Adrian J. Boas
On Sense and Insensibility
There is something about human resilience that has to be admired, even when it is entirely irrational. Anyone who has lived in a war zone has witnessed how, as long as it is possible, and often when it appears not to be, people go about their daily lives while the world around them is crumbling. It is precisely this quality that enables cities to thrive on the slopes of volcanoes or along geological faults, on the edge of creeping desert dunes or behind dikes holding back the peril of the sea.
But danger is not limited to war zones or the edges of volcanoes. It is part of human existence, even in the most docile of surroundings. From early on we learn the ability to get on with our lives in spite of what may be lurking around the corner. Sometimes, for the immediate fulfilment of our desires or for the thrill of living on the edge, we even promote danger by rash behaviour such as smoking, over-eating or driving irresponsibly.
There was a period of a few decades in the twelfth century when the Franks lulled themselves into an imprudent and entirely false sense of security. There was nothing to support it, no decline in the rhetoric or intentions of their neighbours. Yet the Franks were suddenly feeling very confident. For several decades they had been careful not to expose themselves to danger, and had settled exclusively behind city fortifications or within strongly defended fortresses. But in the 1140s this began to change, increasingly so in after 1153. In that year, Ascalon, the one coastal city that remained in Muslim hands after the occupation of Tyre in 1124 and the most active threat to their internal security, was finally occupied. Its conquest was like the removal of a bothersome thorn. It had been the source of continual raids into the heart of the kingdom, and had kept the settlers in a perpetual state of siege.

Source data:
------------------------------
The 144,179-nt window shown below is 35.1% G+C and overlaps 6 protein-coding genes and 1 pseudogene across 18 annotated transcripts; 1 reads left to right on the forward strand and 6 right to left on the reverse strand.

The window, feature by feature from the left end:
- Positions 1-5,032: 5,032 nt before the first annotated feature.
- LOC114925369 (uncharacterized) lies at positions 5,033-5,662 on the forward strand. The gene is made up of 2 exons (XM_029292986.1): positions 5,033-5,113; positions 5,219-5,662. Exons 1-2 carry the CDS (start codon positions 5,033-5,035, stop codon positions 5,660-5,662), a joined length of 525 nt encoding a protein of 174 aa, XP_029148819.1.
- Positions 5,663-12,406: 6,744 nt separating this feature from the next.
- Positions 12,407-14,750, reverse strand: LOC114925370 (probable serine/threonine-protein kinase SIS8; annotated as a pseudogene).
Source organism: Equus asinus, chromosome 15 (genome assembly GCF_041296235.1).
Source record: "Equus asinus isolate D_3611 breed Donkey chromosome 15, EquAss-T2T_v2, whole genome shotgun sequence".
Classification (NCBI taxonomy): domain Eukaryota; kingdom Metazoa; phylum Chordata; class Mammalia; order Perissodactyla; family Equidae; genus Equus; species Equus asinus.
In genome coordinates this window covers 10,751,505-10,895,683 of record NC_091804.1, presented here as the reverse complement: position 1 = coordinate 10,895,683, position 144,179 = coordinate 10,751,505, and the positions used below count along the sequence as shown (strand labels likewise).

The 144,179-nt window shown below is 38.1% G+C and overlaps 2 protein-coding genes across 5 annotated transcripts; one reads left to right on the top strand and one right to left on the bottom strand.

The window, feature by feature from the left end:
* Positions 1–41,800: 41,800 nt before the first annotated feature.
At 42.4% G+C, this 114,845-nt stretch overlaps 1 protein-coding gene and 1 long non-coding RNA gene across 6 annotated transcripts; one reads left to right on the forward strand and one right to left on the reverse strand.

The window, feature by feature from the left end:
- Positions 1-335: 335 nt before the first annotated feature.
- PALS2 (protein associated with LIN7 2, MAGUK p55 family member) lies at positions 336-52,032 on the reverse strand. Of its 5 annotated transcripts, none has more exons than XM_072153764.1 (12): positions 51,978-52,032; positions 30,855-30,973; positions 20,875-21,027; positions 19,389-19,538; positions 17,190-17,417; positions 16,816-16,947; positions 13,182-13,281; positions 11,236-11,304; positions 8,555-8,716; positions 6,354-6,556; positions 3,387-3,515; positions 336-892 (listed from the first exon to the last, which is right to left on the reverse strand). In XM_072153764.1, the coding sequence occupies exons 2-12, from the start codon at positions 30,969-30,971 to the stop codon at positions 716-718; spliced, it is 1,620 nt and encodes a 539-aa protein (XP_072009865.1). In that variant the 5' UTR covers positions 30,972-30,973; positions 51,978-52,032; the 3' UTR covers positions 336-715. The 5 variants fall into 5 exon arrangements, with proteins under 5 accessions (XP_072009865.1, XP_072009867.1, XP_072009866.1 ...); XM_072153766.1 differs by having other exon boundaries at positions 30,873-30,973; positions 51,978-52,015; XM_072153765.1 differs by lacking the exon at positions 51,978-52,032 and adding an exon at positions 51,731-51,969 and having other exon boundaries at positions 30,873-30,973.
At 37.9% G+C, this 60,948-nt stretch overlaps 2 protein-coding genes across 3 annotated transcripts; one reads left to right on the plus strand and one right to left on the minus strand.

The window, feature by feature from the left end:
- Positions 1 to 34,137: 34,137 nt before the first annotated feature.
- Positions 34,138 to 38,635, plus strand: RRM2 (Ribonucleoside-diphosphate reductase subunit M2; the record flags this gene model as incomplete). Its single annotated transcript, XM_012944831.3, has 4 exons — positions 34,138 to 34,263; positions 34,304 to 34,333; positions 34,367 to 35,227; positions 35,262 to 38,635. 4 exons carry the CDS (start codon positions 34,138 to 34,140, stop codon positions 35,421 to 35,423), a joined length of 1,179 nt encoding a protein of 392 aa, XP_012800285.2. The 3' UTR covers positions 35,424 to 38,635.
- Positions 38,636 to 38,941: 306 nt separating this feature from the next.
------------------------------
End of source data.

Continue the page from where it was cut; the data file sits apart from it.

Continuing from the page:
Now there was a change in the mindset of the settlers. The border had seemingly moved back towards the desert. Egypt seemed so much further away. A movement began of settlement outside the protective embrace of city walls. By the 1160s Frankish rural settlement in the hills around Jerusalem was in full swing. Indeed, it was so extensive that on almost every hill and in every valley around the city one can observe the remains of Frankish villages, farms, estate centres and agricultural installations.
Aqua Bella (seen in the photograph above) illustrates better than any words, the notion of security which appears to have grasped hold of the settlers. This large rural estate centre, east of Jerusalem on the road to Jaffa, was built unfortified, and with half of its ground floor excavated deep into the side of a hill, which left it particularly vulnerable if an enemy were to approach it on that side. It seems that the Hospitaller owners of this building did not consider that as a likely occurrence.
This apparent confidence in their welfare was repeated in the adoption by canons of the Church of the Holy Sepulchre, and perhaps by other land owners in the kingdom, of the European street-village design for their rural settlements in the countryside around Jerusalem. The layout of these villages with single rows of houses either side of a single street, because of its narrow, elongated form, was extremely difficult to defend.
Were they burying their heads in the sand, or did the Frankish land-owners and settlers genuinely believe that with the occupation of Ascalon and other defensive measures taken, the threat to their presence in the Levant had been largely resolved? Having once observed people sunbathing at a beach resort a short distance away from a battle in full swing, and returning to my earlier reference to cities on the edge of volcanoes, I tend to think the former. Either way, the bubble burst in 1187.